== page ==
Announced in July 2021 following the ECB’s strategy review, the ECB’s first climate roadmap (1) marked a symbolic turning point in the bank’s approach to climate change. One year after this announcement, the ECB updates the general public on the advancement of this roadmap and the new steps it plans to take to further consider climate change in the coming years.
The measures exposed in the update go slightly further than the initial roadmap. The ECB notably goes beyond a pure financial risk logic. It integrates criteria related to climate impact in its asset purchases – brought forward to October 2022 – and in its collateral framework – newly announced for the end of 2024.
However, the update does not address the roadmap’s major flaws (2). The criteria put forward to decarbonize asset purchases and collaterals remain vague and would enable major polluters – including fossil fuel companies – to continue to benefit from the ECB’s support (see Reclaim Finance’s summary and analysis of the measures in the table in annex). Furthermore, no measure is taken by the ECB to help fund the EU transition.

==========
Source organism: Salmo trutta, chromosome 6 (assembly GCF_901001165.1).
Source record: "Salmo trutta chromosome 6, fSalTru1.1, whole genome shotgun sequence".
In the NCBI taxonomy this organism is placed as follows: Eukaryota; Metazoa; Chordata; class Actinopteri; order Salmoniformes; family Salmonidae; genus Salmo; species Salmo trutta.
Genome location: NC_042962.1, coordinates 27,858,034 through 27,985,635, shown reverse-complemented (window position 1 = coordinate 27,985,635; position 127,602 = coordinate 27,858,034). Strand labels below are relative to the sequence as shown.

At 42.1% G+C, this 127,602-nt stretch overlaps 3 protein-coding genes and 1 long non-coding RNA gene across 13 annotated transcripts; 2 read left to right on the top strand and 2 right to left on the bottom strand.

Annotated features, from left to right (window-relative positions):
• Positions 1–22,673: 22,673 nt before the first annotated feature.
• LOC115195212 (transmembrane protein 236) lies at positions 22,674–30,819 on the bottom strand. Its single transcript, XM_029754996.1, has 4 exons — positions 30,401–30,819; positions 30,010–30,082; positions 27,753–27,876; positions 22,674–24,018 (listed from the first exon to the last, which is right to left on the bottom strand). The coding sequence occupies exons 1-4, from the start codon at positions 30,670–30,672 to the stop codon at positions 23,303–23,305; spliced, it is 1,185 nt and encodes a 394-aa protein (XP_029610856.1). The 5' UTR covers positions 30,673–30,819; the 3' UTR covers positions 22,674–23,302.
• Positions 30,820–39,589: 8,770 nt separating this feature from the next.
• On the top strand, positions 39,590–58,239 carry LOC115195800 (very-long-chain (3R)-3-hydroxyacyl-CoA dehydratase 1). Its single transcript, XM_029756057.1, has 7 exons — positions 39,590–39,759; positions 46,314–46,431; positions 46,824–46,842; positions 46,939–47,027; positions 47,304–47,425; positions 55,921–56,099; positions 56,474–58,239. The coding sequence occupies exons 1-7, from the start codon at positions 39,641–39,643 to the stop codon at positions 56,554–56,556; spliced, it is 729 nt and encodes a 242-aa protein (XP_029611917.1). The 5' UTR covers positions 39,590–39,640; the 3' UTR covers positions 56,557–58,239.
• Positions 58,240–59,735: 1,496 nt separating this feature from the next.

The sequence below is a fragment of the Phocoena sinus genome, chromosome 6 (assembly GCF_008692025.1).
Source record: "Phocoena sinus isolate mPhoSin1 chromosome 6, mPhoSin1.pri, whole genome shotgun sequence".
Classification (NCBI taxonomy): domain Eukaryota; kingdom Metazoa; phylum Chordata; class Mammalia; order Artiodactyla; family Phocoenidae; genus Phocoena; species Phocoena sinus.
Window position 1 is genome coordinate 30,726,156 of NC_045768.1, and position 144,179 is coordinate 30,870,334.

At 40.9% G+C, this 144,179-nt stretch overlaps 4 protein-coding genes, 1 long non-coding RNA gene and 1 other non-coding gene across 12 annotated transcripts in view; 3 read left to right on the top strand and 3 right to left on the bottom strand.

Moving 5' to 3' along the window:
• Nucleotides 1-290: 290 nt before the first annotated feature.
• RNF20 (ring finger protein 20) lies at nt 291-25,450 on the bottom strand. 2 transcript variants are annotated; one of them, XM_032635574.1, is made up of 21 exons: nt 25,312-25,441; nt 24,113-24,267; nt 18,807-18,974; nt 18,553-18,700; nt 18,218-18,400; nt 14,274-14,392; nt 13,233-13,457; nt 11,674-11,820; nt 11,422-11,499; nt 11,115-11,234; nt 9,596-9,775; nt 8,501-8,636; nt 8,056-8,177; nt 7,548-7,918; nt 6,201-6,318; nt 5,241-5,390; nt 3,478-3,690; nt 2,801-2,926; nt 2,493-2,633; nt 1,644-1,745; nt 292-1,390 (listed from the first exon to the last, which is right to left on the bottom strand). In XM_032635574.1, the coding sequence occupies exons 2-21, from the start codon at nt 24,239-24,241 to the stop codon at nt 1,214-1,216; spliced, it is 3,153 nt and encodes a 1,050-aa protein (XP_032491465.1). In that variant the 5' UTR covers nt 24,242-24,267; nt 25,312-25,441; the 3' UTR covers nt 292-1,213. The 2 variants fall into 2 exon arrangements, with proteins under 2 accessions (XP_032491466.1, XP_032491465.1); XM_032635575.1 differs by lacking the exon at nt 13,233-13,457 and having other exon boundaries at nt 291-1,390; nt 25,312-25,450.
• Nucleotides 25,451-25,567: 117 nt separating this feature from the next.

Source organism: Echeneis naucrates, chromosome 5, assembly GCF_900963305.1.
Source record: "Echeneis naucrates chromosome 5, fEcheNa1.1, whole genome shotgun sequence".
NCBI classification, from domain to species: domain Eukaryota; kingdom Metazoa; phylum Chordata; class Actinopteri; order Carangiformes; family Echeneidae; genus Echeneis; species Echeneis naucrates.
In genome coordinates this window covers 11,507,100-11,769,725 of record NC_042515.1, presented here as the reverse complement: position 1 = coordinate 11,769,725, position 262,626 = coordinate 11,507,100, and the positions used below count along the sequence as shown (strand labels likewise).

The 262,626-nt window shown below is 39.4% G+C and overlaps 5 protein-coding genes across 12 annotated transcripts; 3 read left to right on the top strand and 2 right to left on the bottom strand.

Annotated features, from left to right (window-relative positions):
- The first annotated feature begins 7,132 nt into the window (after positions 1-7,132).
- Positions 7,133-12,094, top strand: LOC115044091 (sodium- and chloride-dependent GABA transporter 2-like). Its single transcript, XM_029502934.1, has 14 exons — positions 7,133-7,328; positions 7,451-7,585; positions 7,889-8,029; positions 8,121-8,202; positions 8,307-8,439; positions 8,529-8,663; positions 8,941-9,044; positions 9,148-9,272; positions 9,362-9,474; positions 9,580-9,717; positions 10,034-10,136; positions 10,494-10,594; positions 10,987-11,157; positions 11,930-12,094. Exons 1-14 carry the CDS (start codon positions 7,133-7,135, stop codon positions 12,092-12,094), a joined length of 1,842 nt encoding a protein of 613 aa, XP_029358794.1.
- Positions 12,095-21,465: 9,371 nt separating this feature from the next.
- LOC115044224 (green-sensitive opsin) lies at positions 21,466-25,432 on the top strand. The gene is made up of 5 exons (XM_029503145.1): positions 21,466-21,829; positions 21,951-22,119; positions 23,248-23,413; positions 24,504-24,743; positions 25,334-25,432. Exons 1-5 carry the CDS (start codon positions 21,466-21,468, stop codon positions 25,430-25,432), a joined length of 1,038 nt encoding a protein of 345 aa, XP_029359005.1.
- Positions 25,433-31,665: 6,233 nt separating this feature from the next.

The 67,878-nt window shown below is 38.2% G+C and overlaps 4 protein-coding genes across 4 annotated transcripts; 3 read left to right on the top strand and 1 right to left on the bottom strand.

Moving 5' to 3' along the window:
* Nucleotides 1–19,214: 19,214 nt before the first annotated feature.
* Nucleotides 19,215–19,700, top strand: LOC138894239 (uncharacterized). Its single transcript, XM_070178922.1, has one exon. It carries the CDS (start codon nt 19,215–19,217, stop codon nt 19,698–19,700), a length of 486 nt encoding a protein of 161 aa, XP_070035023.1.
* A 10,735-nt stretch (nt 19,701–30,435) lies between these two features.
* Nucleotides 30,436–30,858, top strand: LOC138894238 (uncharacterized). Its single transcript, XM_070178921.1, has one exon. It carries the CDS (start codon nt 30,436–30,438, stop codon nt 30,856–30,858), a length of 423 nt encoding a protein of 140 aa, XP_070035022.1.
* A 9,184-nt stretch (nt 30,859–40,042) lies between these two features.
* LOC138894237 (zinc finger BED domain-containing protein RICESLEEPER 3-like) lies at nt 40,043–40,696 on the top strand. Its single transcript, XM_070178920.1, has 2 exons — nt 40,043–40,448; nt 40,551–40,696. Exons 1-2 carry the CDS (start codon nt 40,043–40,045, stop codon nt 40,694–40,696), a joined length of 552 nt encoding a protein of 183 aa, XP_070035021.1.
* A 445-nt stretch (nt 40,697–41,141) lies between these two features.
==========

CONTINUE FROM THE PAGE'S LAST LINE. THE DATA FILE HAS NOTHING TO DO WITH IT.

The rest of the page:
Paul Schreiber, campaigner at Reclaim Finance, says: “While climate science shows we just can’t build more coal mines or oil and gas wells, the ECB keeps on providing safe harbor to the assets of fossil fuel developers (3). By failing to cut off these polluters, the ECB ignores the call of more than 173 000 Europeans. It also worryingly disregards the current geopolitical and inflationary situation (4) that necessitates swiftly reducing the EU’s fossil fuel dependency.”
In this context, Reclaim Finance calls on the ECB Governing Council to urgently supplement its climate roadmap (5). The NGO stresses the need for the Eurosystem to end its support to fossil fuel developers and set up a green lending facility (6).